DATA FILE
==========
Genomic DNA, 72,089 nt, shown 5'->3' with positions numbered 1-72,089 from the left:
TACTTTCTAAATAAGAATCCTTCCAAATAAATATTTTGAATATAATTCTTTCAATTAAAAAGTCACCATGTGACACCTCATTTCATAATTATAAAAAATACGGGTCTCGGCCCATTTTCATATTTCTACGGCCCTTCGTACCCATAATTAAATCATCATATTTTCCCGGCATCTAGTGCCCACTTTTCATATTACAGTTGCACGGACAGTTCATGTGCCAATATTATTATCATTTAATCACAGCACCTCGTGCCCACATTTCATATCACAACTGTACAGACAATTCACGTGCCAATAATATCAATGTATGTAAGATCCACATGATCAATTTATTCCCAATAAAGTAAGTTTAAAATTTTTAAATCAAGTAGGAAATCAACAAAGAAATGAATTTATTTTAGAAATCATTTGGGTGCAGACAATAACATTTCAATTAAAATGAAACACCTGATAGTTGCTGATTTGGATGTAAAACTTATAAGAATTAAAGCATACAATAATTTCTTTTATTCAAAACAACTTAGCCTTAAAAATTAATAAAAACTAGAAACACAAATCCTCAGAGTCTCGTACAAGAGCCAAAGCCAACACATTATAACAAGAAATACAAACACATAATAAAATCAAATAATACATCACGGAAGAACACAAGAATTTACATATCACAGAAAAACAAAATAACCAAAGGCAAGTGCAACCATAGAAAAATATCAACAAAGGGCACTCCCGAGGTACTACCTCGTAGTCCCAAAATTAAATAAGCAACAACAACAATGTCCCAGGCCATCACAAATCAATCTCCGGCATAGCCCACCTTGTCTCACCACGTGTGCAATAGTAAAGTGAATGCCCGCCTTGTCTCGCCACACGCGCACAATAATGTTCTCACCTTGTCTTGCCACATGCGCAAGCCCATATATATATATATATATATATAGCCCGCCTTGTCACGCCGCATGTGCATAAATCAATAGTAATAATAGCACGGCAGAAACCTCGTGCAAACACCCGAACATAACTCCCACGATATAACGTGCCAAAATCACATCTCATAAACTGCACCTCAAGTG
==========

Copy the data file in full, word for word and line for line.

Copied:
Genomic DNA, 72,089 nt, shown 5'->3' with positions numbered 1-72,089 from the left:
TACTTTCTAAATAAGAATCCTTCCAAATAAATATTTTGAATATAATTCTTTCAATTAAAAAGTCACCATGTGACACCTCATTTCATAATTATAAAAAATACGGGTCTCGGCCCATTTTCATATTTCTACGGCCCTTCGTACCCATAATTAAATCATCATATTTTCCCGGCATCTAGTGCCCACTTTTCATATTACAGTTGCACGGACAGTTCATGTGCCAATATTATTATCATTTAATCACAGCACCTCGTGCCCACATTTCATATCACAACTGTACAGACAATTCACGTGCCAATAATATCAATGTATGTAAGATCCACATGATCAATTTATTCCCAATAAAGTAAGTTTAAAATTTTTAAATCAAGTAGGAAATCAACAAAGAAATGAATTTATTTTAGAAATCATTTGGGTGCAGACAATAACATTTCAATTAAAATGAAACACCTGATAGTTGCTGATTTGGATGTAAAACTTATAAGAATTAAAGCATACAATAATTTCTTTTATTCAAAACAACTTAGCCTTAAAAATTAATAAAAACTAGAAACACAAATCCTCAGAGTCTCGTACAAGAGCCAAAGCCAACACATTATAACAAGAAATACAAACACATAATAAAATCAAATAATACATCACGGAAGAACACAAGAATTTACATATCACAGAAAAACAAAATAACCAAAGGCAAGTGCAACCATAGAAAAATATCAACAAAGGGCACTCCCGAGGTACTACCTCGTAGTCCCAAAATTAAATAAGCAACAACAACAATGTCCCAGGCCATCACAAATCAATCTCCGGCATAGCCCACCTTGTCTCACCACGTGTGCAATAGTAAAGTGAATGCCCGCCTTGTCTCGCCACACGCGCACAATAATGTTCTCACCTTGTCTTGCCACATGCGCAAGCCCATATATATATATATATATATATAGCCCGCCTTGTCACGCCGCATGTGCATAAATCAATAGTAATAATAGCACGGCAGAAACCTCGTGCAAACACCCGAACATAACTCCCACGATATAACGTGCCAAAATCACATCTCATAAACTGCACCTCAAGTG